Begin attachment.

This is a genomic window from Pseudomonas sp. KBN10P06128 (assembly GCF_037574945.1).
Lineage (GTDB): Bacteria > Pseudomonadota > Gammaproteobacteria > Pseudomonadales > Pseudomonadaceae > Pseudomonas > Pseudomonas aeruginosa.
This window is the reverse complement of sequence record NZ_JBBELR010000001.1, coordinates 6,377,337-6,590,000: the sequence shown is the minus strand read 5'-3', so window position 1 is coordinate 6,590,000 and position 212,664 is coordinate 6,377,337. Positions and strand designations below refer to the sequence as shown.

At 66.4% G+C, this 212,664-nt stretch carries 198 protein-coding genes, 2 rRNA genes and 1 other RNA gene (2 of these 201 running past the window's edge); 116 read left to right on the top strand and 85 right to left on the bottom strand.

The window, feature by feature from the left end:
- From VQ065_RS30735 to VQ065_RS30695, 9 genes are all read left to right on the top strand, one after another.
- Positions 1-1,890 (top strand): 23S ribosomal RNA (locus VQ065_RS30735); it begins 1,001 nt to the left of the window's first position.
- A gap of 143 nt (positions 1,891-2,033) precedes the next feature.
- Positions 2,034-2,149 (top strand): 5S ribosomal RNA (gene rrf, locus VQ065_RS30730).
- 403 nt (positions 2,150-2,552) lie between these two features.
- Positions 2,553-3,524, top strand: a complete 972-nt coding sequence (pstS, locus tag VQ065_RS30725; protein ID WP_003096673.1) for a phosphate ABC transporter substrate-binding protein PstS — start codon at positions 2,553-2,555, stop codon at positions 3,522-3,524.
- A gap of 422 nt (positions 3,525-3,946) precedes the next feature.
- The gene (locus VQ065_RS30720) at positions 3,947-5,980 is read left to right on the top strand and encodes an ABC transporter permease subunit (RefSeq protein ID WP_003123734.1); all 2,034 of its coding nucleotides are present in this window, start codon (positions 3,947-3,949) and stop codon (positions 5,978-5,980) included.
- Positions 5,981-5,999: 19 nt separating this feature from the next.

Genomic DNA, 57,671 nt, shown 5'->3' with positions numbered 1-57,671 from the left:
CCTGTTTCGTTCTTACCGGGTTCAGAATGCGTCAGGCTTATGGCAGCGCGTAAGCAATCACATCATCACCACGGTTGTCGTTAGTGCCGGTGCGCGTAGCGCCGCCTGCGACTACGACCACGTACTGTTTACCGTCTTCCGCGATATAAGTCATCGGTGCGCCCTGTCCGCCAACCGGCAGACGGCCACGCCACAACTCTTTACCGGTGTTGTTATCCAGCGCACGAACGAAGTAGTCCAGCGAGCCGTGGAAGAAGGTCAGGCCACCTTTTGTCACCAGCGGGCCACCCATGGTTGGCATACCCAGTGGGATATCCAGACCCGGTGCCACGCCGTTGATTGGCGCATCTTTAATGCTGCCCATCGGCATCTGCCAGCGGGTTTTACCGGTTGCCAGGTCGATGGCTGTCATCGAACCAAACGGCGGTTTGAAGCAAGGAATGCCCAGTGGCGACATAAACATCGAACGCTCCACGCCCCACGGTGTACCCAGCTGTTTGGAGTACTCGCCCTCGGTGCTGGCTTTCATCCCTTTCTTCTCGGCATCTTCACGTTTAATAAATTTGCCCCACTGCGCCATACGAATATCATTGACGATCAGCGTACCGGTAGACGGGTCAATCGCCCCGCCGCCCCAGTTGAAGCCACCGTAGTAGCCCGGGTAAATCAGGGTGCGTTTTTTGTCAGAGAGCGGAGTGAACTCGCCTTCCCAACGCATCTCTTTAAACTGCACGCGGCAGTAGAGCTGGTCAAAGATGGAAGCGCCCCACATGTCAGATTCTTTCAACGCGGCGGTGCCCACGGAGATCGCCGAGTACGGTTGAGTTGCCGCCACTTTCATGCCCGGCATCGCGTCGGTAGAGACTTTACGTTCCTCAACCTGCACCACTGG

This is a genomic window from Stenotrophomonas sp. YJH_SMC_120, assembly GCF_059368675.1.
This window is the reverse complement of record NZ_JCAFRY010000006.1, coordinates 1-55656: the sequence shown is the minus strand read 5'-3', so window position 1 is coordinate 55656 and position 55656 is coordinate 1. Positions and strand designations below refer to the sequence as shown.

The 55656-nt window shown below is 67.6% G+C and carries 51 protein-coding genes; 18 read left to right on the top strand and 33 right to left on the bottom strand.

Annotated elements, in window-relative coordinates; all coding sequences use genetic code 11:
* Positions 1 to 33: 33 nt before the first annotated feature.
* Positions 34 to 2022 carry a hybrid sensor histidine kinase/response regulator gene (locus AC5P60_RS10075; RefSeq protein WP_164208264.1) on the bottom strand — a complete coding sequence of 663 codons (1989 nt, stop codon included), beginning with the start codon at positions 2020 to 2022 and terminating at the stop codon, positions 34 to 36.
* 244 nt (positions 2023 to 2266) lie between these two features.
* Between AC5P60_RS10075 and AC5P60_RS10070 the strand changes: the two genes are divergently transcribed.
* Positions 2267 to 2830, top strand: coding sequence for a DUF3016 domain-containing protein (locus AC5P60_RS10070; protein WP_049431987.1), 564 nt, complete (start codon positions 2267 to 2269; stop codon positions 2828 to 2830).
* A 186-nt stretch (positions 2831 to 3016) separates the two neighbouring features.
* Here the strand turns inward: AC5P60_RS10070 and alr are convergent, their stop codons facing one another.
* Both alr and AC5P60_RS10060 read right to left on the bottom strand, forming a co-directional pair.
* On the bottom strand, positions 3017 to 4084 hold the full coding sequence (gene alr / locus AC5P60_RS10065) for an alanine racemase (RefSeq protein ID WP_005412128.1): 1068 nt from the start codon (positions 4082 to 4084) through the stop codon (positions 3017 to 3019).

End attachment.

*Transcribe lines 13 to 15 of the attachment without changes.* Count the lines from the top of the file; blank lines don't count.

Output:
- The gene (locus VQ065_RS30720) at positions 3,947-5,980 is read left to right on the top strand and encodes an ABC transporter permease subunit (RefSeq protein ID WP_003123734.1); all 2,034 of its coding nucleotides are present in this window, start codon (positions 3,947-3,949) and stop codon (positions 5,978-5,980) included.
- Positions 5,981-5,999: 19 nt separating this feature from the next.

Genomic DNA, 57,671 nt, shown 5'->3' with positions numbered 1-57,671 from the left: